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Elon Musk Wants to Die in an Ultra-Democratic Society on Mars, Apparently

The famous tech dude behind Tesla and SpaceX told an audience at the Code Conference that his dreamed-of Martian colony would be run by direct democracy.

Elon Musk in 2014. Photo via Tesla Club Belgium

Elon Musk, the tech mogul who aims to reinvent the way humans get around the planet with his company Tesla and one day colonize other planets with his other company SpaceX, tends to sound like a sci-fi character whenever he opens his mouth. So when he took the stage at Vox Media's Code Conference on Wednesday to be interviewed by tech journalists Kara Swisher and Walt Mossberg, he naturally threw out some big ideas. For one thing, he said we're probably living inside a simulated reality whose purpose we have no hope of understanding. But while that's cool and fine and whatever, the really otherworldly stuff he discussed was, well, actually otherworldly.


Musk has made no secret of his dream to get the hell off of Earth, which makes sense, because most of the time this planet is too hot or too cold, and the good stuff, like TV, isn't even that good. His dream is to be born on Earth (check) but to die on Mars—"If you're going to choose a place to die, then Mars is probably not a bad choice," he said at the Code Conference—and talks about his colonization plans with the casualness of an 18-year-old chatting about his college choices.

His plan is to send a rocket to Mars by 2018 (yes, SpaceX is apparently serious about this), and to get humans on the red planet in 2025. He demurred when asked if he'd be one of the first colonists, and when Swisher pressed him about whether he'd go to space before shooting off to Mars, he shrugged and replied, "I'll go at some point."

It's easy to respond to Musk's low-key arrogance with disbelief. Is Tesla really going to, for instance, jump to building 500,000 cars a year by 2018? If you give SpaceX $62 million, will it really send your stuff to Mars? And how feasible are actual Mars colonies, considering that the much-ballyhooed Mars One scheme—which would use a SpaceX rocket to send humans to live on Mars, paying for the mission with revenues from a reality show about the effort—seems like a lot of bluster without much behind it?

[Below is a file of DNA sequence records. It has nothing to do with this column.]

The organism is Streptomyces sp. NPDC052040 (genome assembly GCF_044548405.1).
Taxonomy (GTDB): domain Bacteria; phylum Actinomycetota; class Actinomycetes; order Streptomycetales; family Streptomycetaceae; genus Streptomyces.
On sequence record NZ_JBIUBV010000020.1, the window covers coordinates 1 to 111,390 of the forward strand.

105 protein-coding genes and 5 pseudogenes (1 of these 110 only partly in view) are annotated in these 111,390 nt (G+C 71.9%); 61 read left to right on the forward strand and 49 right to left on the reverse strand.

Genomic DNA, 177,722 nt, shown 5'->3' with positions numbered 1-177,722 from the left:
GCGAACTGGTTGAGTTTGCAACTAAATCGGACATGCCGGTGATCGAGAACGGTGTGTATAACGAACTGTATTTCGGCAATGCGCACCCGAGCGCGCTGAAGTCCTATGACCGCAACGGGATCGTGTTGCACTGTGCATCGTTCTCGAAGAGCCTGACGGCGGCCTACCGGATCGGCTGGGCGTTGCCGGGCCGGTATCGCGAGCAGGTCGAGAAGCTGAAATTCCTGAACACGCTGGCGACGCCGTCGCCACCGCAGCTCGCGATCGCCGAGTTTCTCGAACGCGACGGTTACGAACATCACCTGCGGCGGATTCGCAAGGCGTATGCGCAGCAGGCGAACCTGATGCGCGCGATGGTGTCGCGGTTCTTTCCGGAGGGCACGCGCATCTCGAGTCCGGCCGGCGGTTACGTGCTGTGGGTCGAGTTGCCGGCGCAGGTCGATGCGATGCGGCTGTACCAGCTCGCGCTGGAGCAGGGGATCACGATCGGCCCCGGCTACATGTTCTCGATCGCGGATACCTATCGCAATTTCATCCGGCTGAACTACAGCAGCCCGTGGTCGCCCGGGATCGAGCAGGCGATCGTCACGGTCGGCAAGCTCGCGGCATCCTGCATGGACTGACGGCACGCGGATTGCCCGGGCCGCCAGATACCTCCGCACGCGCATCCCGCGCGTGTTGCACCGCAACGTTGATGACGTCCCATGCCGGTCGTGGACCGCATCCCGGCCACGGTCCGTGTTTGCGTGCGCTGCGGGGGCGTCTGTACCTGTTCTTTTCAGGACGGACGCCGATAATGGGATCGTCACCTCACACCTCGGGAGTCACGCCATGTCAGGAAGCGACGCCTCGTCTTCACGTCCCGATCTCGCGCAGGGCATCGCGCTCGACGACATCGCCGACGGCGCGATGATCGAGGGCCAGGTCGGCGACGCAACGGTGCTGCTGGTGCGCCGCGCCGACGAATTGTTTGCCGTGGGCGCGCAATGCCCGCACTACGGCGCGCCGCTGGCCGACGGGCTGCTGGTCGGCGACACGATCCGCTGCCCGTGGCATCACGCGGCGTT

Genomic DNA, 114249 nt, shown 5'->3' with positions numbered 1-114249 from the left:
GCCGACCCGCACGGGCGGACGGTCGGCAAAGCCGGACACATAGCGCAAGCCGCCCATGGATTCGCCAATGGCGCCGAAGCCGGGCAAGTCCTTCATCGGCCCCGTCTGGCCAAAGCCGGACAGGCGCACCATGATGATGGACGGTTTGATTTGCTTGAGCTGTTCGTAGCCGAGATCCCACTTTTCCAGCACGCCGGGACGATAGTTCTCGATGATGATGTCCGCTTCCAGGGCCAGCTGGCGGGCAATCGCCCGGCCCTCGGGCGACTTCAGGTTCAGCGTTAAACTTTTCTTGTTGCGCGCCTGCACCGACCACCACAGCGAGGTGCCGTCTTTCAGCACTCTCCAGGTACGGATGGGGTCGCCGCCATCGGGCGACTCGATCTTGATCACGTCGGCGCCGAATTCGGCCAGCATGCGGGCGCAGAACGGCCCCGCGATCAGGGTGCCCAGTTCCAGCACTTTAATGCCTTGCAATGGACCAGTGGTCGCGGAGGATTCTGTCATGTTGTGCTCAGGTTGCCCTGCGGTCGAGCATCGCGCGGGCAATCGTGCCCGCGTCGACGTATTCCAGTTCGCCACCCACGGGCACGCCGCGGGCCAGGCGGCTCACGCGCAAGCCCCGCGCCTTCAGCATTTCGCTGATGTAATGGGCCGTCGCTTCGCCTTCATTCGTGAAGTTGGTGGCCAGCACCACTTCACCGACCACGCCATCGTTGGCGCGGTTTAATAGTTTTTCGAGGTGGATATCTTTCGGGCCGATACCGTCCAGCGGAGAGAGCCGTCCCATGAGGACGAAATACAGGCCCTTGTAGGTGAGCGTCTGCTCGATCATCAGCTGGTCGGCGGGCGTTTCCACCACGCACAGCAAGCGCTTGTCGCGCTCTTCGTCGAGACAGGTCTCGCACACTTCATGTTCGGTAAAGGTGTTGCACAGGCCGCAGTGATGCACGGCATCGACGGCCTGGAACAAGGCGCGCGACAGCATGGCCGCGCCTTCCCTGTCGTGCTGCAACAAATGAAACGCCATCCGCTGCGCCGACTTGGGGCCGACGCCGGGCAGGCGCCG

On the other hand, Tesla is really building a "gigafactory" to manufacture batteries (which Musk said at the Code Conference has the biggest footprint of any building on the planet), and SpaceX is really landing rockets on barges, after a few failures.


So why not skip ahead and get to the important stuff, like how will Martian colonies govern themselves?

When that question was asked by an audience member, Musk didn't skip a beat, envisioning a system where people would vote on laws directly. Specifically, Musk mused about a system "where it's slightly harder to put laws in place than to take them away and where laws don't automatically just live forever."

Having everyone vote on everything, even renewing old statutes, seems crazy, as Vox's Ezra Klein pointed out. Life on Mars is going to be hard enough already without entrusting power to ordinary Martians, who probably aren't going to be any more rational and level-headed than ordinary Earthlings. What happens if the only guy on Mars who thought to bring a gun tried to seize power? What's to stop the very nice people at SpaceX, who would presumably control the distribution of supplies to the colony, from turning it into a company town? And you wouldn't have a fancy telecom infrastructure on Mars to start off, so people couldn't vote on stuff via their iPhones—do you, like, get everyone together for a town hall meeting to decide what crops to plant and whether to ask for mining equipment or Night Court DVDs in the next shipment from Earth?

In the past, Musk has said that a one-way ticket to Mars would cost $500,000, which actually doesn't seem that high, all things considered, but presumably people outside of the One Percent will have a hard time scrounging up that kind of bread (I'm guessing no bank is going to lend anyone money so he or she can leave the planet forever). If a crew of millionaires want to ditch the planet for a Martian colony where they're going to have to agree on a set of laws or else perish amid the desolate red rocks—well, I don't think anyone is going to have a problem with that.

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